There's a certain romantic attachment to tape, rooted in both its physicality and its sound. The attraction of a tape machine today lies in its imperfections — as with vinyl (also far from perfect), we've come to appreciate the sound character of those imperfections. Most tape machines, for example, have a far less than ideal phase response (square wave in, mangled blob out). Also, the tape itself is non-linear, introducing distortion that gets more severe at higher signal levels. And wear in the mechanical parts gives rise to frequency modulation effects known as wow (slow modulation) and flutter (higher frequency modulation). The machines' designers would be shocked, but for some reason most of us just love the way all that sounds!
IK Multimedia have tried to satisfy both the visual and auditory senses with detailed modelling of the sound of four classic tape machines, each complemented by photo-realistic graphics with rotating reels. The applications for these plug-ins encompass both individual track processing and overall mix processing. All four emulations have similar controls and suitable level metering so operation is straightforward. The user can tweak drive, bias and record/play EQ controls to fine-tune the sonic character where the presets don't do the trick — turn the bias down a little to warm up the sound, turn it up a touch higher to add presence, or overdrive the input for more saturation.
All four plug-in emulations offer control over tape speed, head selection, record bias, drive and EQ as well as a true stereo feature that aims to reproduce the small but important differences between channels.
Tape Machine 440 (shown above) is based on the US-built Ampex 440B machine that dates back to the late 1960s. (The brochure for the original machines suggests that stereo recording was possible on quarter-inch tape but some of these machines could also take half-inch tape and be used for four-track recording.) It lends a subtle but distinctive coloration to the sound.
More familiar to many will be Tape Machine 80, an emulation of the popular Studer 24-track, two-inch A80 MkII. This Swiss machine, available from 1970 to 1988, was a popular workhorse for multitrack recording, and many classic albums were made on them. Subtlety is the key here, with just a dash of harmonic enhancement and that all-important magic glue.
Tape Machine 24 models the MCI JH24, first produced in 1980 and a popular machine in US studios. It was distinguished by transformerless circuitry based around high performance op-amps, with a view to delivering the cleanest sound possible from tape. In the plug-in, you can try the different tape types and then push them to see what different types of warmth can be added, as running at lower levels produces extremely subtle results.
Tape Machine 99 channels the Revox PR99 MkII, a high-end stereo Studer model dating back to the 1980s, which combines both discrete and op-amp circuitry. It was designed to have a very smooth frequency response, with less of a bass end 'head bump' than typical machines.
Of course, every tape machine's sound would vary according to what type of tape was used with it, and in all four cases the user can choose from 250 (modelled after the 3M/Scotch 250 tape), 456 (Ampex 456 tape — but without the sticky shed problem!), Quantegy GP9 and Ampex 499. The tape speeds of the original machines are also offered.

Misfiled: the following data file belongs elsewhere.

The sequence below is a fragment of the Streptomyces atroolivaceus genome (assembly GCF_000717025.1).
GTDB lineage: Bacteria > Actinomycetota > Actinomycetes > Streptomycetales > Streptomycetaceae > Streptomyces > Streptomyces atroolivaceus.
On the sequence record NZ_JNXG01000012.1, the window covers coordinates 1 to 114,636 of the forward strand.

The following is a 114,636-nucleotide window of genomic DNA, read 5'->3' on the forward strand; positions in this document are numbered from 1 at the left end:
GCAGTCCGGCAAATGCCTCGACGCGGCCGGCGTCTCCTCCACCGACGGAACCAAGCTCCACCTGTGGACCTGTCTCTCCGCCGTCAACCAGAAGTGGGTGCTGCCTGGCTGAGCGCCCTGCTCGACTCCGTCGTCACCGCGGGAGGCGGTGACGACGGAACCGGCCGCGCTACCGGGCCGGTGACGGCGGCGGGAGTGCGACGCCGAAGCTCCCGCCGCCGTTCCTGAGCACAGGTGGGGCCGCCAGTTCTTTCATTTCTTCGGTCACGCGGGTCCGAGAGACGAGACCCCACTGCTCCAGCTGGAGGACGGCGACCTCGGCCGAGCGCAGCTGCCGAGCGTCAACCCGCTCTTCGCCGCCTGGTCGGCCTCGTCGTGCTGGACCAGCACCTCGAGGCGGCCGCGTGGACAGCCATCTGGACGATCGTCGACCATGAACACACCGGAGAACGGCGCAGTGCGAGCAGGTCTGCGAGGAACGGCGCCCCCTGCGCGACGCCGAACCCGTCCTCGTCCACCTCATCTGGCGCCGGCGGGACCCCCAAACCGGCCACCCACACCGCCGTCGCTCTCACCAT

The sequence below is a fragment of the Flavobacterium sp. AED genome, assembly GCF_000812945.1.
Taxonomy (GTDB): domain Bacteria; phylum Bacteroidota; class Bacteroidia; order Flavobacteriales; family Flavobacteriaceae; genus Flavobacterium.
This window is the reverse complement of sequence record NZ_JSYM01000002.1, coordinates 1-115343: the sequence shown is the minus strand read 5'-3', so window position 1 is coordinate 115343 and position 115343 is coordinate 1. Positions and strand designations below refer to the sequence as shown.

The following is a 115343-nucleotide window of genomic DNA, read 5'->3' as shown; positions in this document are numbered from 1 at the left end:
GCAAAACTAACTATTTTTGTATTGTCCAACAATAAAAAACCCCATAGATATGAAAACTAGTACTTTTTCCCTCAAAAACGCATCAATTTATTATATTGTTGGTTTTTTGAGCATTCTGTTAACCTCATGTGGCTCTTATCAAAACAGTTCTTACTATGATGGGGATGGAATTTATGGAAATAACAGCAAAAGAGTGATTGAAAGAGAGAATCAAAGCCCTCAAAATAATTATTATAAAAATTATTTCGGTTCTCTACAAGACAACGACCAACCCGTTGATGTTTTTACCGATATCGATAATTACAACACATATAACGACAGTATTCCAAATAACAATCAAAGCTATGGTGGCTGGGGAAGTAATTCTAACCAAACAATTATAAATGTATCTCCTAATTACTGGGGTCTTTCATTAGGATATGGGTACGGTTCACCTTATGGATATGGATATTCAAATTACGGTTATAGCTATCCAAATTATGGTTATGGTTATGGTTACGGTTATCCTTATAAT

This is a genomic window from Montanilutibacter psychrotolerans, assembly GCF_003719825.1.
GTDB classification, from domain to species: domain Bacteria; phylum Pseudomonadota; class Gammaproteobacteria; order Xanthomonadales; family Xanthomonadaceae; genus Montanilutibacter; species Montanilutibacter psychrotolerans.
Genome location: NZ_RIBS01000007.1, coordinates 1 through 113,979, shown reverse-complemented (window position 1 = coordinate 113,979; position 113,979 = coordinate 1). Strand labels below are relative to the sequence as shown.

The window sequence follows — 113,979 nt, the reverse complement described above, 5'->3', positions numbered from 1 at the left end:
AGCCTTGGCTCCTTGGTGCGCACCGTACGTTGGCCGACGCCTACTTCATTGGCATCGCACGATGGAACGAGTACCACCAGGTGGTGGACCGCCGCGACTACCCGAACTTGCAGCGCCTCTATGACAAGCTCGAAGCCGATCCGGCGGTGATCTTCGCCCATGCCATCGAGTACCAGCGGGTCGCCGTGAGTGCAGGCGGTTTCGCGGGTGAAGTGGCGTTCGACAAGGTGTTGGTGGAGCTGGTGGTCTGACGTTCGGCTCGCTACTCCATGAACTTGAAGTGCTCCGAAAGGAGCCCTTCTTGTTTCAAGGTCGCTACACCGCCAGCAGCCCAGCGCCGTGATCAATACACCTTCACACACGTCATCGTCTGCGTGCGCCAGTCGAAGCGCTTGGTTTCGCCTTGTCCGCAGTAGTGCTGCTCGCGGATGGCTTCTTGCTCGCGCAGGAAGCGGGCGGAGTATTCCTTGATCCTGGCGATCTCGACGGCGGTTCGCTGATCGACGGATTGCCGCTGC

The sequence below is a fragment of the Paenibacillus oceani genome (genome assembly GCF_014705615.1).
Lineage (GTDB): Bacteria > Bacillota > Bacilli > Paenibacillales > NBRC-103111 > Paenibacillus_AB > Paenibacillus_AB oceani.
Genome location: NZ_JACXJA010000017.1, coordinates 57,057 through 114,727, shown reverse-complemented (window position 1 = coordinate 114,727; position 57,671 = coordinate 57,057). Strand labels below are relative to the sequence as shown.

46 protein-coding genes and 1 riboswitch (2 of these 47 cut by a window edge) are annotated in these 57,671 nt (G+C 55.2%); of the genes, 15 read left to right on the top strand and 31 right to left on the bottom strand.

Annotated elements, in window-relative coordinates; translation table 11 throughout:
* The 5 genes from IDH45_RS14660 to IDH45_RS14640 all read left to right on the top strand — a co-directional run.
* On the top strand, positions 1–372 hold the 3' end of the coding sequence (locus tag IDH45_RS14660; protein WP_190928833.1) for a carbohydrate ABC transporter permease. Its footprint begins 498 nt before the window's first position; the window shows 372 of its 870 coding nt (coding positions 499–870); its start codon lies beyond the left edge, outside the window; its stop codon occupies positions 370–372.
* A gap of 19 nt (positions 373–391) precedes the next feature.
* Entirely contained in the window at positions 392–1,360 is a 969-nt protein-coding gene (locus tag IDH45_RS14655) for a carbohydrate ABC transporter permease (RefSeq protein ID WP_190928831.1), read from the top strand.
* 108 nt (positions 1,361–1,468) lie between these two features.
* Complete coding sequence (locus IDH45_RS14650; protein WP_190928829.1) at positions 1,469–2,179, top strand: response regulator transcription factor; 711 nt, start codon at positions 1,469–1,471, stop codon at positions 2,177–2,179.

All four plug-in emulations offer control over tape speed, head selection, record bias, drive and EQ as well as a true stereo feature that aims to reproduce the small but important differences between the left and right channels of a real analogue machine. Of course, our old friends wow and flutter are well represented here when the Transport Modelling switch is turned on. The flip side is that such detailed emulations eat up a fair amount of CPU overhead; any one of these tape machines takes a fair chunk out of one of my Mac's processing threads.
I tried all four machines on stereo mixes, and they all sound subtly different, as you'd expect. But they all definitely do 'that tape thing' of helping glue the sounds together — rather like a good-quality compressor does, adding fullness without dullness. The difference in sound is quite small at normal VU meter levels, but that's normal, since tape machines were always designed to sound as neutral as possible. It's when you start to push the input levels that they really start to show their colours. If the input stage is overdriven into the red, but not pinning the meter against the end stops, things warm up in a quite gentle way, but when driven really hard things get suitably crunchy. The latter might not sound great on vocals (though perhaps it could work as a parallel distortion effect) and it's also not something you'd normally want to do to a complete mix, but treating individual channels in this way can be great — it could be just the thing for snare drum, distorted electric guitar or dirty, mid-rangey synth sounds. Using one of these machines driven more moderately to add polish to a final mix works really well; you can do this when mixing or leave it until mastering.
Ultimately these emulations aren't a new idea: they're up against conceptually similar offerings from Waves, Slate, Universal Audio and various others. But as with other IK Multimedia products, these are good plug-ins that hold their own in that company, and are well worth investigating.